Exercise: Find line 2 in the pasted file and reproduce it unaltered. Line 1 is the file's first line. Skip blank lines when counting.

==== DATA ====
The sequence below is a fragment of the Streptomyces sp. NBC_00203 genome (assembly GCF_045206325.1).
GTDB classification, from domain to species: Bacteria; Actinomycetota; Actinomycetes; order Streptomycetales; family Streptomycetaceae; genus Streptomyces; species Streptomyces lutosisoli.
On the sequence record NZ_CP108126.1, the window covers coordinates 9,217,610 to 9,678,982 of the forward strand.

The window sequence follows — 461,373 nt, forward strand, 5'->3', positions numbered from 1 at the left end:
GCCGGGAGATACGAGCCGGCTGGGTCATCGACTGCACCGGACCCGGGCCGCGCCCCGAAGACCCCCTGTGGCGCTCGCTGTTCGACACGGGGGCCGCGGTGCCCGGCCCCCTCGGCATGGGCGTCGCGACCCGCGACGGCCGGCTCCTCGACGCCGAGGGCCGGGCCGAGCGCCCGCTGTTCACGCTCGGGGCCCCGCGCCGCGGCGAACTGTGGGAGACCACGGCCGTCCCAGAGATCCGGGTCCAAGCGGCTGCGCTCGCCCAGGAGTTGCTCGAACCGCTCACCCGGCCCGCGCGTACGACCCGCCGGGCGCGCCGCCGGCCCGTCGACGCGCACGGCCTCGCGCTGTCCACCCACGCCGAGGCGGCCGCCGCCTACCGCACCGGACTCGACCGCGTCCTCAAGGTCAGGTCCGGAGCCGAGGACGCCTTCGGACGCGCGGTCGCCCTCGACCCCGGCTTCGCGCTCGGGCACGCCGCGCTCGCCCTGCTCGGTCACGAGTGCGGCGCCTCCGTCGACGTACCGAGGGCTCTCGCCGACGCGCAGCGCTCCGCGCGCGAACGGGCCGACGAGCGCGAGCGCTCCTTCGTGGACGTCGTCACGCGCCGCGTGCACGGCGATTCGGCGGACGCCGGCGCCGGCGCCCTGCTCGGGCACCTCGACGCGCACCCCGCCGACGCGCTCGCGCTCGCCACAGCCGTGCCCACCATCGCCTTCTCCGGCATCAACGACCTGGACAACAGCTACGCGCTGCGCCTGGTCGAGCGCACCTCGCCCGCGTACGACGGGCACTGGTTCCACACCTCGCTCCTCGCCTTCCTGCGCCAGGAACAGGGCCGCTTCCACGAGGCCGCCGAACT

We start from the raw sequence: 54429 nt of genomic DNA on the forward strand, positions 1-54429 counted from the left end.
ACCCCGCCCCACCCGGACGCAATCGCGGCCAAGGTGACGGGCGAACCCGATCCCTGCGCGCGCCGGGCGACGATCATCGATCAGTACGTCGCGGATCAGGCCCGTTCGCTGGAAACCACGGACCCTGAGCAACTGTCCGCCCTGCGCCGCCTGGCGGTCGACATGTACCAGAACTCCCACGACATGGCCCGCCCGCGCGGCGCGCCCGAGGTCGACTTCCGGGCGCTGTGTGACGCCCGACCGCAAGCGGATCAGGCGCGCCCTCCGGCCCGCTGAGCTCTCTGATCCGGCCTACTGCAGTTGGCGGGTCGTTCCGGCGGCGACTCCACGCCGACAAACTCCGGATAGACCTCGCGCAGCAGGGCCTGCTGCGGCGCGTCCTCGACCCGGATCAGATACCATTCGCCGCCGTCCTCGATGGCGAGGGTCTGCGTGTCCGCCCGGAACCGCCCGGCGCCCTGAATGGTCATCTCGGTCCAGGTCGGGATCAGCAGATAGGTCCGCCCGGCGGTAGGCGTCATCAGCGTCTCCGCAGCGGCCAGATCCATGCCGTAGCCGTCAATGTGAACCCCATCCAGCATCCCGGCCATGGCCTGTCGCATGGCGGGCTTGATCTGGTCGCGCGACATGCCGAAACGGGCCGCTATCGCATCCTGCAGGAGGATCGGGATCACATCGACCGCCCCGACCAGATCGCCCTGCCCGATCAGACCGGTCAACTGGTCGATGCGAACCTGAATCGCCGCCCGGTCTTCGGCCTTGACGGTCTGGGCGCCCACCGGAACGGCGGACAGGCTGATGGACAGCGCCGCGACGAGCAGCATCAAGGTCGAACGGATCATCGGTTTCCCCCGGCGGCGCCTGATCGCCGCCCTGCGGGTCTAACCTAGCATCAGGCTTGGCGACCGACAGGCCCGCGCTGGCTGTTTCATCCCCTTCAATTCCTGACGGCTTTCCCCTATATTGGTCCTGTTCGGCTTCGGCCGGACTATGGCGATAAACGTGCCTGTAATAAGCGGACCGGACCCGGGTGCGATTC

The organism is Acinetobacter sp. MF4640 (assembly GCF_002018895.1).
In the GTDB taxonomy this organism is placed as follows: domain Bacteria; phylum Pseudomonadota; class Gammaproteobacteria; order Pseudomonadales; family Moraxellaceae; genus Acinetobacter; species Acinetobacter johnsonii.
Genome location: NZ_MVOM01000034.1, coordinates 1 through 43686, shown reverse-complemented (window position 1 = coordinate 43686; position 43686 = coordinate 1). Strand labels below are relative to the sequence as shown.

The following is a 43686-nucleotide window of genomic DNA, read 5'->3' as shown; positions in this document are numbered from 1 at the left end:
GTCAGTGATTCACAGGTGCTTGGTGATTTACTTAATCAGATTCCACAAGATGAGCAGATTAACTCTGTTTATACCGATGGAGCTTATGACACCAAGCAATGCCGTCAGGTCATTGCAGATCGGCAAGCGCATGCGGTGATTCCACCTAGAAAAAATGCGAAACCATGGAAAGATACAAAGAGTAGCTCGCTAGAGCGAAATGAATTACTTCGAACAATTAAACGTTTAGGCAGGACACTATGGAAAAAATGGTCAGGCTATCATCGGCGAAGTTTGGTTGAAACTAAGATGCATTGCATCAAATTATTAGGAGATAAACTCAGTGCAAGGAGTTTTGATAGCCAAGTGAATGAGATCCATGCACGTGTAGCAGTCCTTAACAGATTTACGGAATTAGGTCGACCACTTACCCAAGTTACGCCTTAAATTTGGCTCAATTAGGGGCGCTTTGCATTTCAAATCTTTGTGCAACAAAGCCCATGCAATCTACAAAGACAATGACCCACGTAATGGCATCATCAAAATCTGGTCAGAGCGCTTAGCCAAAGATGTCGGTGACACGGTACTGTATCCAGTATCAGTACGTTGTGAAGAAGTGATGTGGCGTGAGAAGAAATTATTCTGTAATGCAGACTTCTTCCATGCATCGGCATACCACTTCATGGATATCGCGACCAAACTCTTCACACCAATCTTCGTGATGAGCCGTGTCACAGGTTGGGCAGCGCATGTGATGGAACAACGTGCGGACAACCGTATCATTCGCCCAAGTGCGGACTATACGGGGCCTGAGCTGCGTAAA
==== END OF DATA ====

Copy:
GTDB classification, from domain to species: Bacteria; Actinomycetota; Actinomycetes; order Streptomycetales; family Streptomycetaceae; genus Streptomyces; species Streptomyces lutosisoli.